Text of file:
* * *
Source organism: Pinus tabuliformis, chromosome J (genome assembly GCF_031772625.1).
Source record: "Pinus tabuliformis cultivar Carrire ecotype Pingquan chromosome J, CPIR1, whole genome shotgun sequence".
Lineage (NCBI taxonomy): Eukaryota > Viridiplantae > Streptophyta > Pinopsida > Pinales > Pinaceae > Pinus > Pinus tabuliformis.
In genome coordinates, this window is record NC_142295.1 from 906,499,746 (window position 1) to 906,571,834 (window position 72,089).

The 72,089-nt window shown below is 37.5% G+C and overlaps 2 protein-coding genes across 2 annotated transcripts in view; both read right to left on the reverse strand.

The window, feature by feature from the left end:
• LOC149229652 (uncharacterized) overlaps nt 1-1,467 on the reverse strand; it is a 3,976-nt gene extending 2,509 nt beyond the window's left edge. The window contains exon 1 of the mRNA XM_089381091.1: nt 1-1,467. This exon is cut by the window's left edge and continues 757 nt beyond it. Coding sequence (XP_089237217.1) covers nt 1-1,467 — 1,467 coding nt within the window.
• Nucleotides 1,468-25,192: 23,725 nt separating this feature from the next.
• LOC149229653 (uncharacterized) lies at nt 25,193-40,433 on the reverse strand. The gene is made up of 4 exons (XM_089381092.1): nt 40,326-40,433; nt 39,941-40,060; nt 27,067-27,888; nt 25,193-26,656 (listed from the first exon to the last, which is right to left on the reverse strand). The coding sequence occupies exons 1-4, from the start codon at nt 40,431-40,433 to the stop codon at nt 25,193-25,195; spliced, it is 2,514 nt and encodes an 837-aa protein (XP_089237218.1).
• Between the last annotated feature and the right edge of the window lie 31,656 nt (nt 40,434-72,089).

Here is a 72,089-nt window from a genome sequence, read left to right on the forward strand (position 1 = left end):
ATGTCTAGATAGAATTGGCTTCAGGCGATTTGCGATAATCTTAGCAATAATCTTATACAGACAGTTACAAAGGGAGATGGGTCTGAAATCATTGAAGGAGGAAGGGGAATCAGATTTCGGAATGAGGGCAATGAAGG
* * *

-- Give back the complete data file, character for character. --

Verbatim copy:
Source organism: Pinus tabuliformis, chromosome J (genome assembly GCF_031772625.1).
Source record: "Pinus tabuliformis cultivar Carrire ecotype Pingquan chromosome J, CPIR1, whole genome shotgun sequence".
Lineage (NCBI taxonomy): Eukaryota > Viridiplantae > Streptophyta > Pinopsida > Pinales > Pinaceae > Pinus > Pinus tabuliformis.
In genome coordinates, this window is record NC_142295.1 from 906,499,746 (window position 1) to 906,571,834 (window position 72,089).

The 72,089-nt window shown below is 37.5% G+C and overlaps 2 protein-coding genes across 2 annotated transcripts in view; both read right to left on the reverse strand.

The window, feature by feature from the left end:
• LOC149229652 (uncharacterized) overlaps nt 1-1,467 on the reverse strand; it is a 3,976-nt gene extending 2,509 nt beyond the window's left edge. The window contains exon 1 of the mRNA XM_089381091.1: nt 1-1,467. This exon is cut by the window's left edge and continues 757 nt beyond it. Coding sequence (XP_089237217.1) covers nt 1-1,467 — 1,467 coding nt within the window.
• Nucleotides 1,468-25,192: 23,725 nt separating this feature from the next.
• LOC149229653 (uncharacterized) lies at nt 25,193-40,433 on the reverse strand. The gene is made up of 4 exons (XM_089381092.1): nt 40,326-40,433; nt 39,941-40,060; nt 27,067-27,888; nt 25,193-26,656 (listed from the first exon to the last, which is right to left on the reverse strand). The coding sequence occupies exons 1-4, from the start codon at nt 40,431-40,433 to the stop codon at nt 25,193-25,195; spliced, it is 2,514 nt and encodes an 837-aa protein (XP_089237218.1).
• Between the last annotated feature and the right edge of the window lie 31,656 nt (nt 40,434-72,089).

Here is a 72,089-nt window from a genome sequence, read left to right on the forward strand (position 1 = left end):
ATGTCTAGATAGAATTGGCTTCAGGCGATTTGCGATAATCTTAGCAATAATCTTATACAGACAGTTACAAAGGGAGATGGGTCTGAAATCATTGAAGGAGGAAGGGGAATCAGATTTCGGAATGAGGGCAATGAAGG